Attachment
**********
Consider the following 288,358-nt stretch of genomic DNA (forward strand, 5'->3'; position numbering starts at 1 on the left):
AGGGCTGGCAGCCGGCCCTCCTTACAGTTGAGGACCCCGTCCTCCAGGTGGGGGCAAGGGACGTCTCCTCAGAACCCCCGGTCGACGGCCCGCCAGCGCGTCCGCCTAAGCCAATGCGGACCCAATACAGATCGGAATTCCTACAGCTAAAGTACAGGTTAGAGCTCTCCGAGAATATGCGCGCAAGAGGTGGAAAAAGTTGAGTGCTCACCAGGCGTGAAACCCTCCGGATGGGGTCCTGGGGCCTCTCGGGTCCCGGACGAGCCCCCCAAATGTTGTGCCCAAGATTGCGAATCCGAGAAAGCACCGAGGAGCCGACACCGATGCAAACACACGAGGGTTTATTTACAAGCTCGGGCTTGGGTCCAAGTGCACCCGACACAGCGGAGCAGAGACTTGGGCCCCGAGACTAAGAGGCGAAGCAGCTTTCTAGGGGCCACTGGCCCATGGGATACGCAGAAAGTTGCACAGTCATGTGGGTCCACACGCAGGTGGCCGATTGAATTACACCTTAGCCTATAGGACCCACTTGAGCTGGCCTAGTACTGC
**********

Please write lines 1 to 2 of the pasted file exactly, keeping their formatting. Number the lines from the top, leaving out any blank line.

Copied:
Consider the following 288,358-nt stretch of genomic DNA (forward strand, 5'->3'; position numbering starts at 1 on the left):
AGGGCTGGCAGCCGGCCCTCCTTACAGTTGAGGACCCCGTCCTCCAGGTGGGGGCAAGGGACGTCTCCTCAGAACCCCCGGTCGACGGCCCGCCAGCGCGTCCGCCTAAGCCAATGCGGACCCAATACAGATCGGAATTCCTACAGCTAAAGTACAGGTTAGAGCTCTCCGAGAATATGCGCGCAAGAGGTGGAAAAAGTTGAGTGCTCACCAGGCGTGAAACCCTCCGGATGGGGTCCTGGGGCCTCTCGGGTCCCGGACGAGCCCCCCAAATGTTGTGCCCAAGATTGCGAATCCGAGAAAGCACCGAGGAGCCGACACCGATGCAAACACACGAGGGTTTATTTACAAGCTCGGGCTTGGGTCCAAGTGCACCCGACACAGCGGAGCAGAGACTTGGGCCCCGAGACTAAGAGGCGAAGCAGCTTTCTAGGGGCCACTGGCCCATGGGATACGCAGAAAGTTGCACAGTCATGTGGGTCCACACGCAGGTGGCCGATTGAATTACACCTTAGCCTATAGGACCCACTTGAGCTGGCCTAGTACTGC